URBAN MASS TRANSIT SECURITY
Methods of solving the problems of mass transit security programs are discussed, with attention to a systems approach to security. Security practices in the St. Paul-Minneapolis transit system are described. Weaknesses of mass transit systems include the lack of research studies being conducted, the failure to target routes that are poorly patronized, and the failure to incorporate security requirements during the early stages of design development. Good security practices are often not followed because designers are unfamiliar with transportation security problems and equipment and because of the costs involved. An effective security program integrates architectural, equipment, and procedural solutions to potential threats. An effective way to decide on the best security alternatives and to accomplish a continuing review is through a systems approach to security. A systems approach uses risk projections based on historical data and analytical tools, such as fault tree analysis and failure mode and effects analysis to ensure that security is adequate. The analytical techniques available to a security systems professional can help determine what combinations of equipment, procedures, and personnel are most appropriate within given cost limitations. The analysis must be reviewed frequently to ascertain whether the threat has changed, calling for a change in response. The Metropolitan Transit Commission (MTC) of St. Paul and Minneapolis relies on local law enforcement to protect the transit system in the United States. MTC staff cooperates with local authorities by reporting rapidly any instances of danger to the public safety. A few police officers are employed part-time by the MTC to ride certain problem-prone bus routes in plain clothes. A description of some problems common to many transit systems (i.e., fare disputes, property security) and the solutions implemented by MTC is presented. The need for municipal ordinances and a standard system of developing and analyzing transit crime statistics is emphasized. The articles include a sample fault tree analysis worksheet, an outline of security analysis methods, an outline of the transit security officer's responsibilities, and a discussion of neoprene foam in seat cushions.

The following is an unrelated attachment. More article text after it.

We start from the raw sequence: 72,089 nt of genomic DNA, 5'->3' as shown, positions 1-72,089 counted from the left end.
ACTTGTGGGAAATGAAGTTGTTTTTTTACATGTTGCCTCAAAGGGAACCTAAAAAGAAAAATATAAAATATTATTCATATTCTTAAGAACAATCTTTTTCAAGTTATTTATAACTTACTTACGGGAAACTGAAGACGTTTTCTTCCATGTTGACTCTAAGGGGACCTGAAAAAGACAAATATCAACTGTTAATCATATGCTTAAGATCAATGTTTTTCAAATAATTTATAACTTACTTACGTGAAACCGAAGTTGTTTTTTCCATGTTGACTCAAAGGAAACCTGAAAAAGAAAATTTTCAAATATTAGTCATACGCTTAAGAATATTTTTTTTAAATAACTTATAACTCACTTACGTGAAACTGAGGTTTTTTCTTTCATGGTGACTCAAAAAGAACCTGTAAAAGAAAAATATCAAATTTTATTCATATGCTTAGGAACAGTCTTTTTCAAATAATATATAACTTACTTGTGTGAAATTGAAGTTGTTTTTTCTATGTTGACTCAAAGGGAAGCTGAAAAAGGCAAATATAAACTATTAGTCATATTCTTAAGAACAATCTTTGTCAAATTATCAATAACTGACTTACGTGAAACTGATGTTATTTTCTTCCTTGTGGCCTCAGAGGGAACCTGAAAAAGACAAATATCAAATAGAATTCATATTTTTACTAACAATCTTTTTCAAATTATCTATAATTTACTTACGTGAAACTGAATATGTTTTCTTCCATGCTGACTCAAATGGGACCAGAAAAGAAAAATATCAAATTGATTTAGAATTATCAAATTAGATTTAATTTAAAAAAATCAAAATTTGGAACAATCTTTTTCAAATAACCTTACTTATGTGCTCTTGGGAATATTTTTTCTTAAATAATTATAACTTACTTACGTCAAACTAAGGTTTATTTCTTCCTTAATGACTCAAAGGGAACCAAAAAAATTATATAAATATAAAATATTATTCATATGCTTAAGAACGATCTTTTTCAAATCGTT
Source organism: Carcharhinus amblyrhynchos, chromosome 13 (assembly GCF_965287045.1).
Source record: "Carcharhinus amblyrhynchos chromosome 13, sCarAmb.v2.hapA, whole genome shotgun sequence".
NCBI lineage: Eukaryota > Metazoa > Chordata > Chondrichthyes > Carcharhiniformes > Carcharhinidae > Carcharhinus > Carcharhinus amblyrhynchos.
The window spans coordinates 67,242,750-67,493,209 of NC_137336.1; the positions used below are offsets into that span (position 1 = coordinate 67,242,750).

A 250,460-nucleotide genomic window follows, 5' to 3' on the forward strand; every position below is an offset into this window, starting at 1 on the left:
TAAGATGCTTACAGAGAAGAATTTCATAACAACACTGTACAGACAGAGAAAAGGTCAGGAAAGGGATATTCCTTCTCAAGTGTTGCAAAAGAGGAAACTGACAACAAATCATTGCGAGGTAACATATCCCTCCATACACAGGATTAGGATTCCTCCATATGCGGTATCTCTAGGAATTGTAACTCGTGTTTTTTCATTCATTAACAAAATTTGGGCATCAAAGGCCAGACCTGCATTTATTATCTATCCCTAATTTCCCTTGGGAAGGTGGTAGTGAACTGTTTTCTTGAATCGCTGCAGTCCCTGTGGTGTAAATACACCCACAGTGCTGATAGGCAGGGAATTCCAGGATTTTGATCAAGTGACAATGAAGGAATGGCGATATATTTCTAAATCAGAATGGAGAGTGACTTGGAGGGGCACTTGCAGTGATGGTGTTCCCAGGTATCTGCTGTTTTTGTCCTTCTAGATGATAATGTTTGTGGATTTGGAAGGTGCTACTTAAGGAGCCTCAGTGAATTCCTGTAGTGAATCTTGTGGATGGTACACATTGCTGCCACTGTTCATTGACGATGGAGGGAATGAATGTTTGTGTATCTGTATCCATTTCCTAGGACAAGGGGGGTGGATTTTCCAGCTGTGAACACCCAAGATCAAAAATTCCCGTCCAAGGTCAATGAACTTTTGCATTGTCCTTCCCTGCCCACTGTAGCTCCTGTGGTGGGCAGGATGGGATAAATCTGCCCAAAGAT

American Society for Industrial SecurityStanding Committee on Transportation Security
Vienna, VA United States 22180
- Strauchs, J J
- Publication Date: 1982-2
- Pagination: v.p.
- Volume: 26
- Issue Number: 2
- TRT Terms: Architecture; Bus routes; Design; Fault tree analysis; Legislation; Police patrol; Polyurethane resins; Public transit; Risk analysis; Seats; Security; Standardization; Statistics; Vandalism
- Uncontrolled Terms: Design criteria
- Subject Areas: Data and Information Technology; Design; Law; Public Transportation; Security and Emergencies;
- Accession Number: 00454916
- Record Type: Publication
- Files: TRIS
- Created Date: Jul 31 1986 12:00AM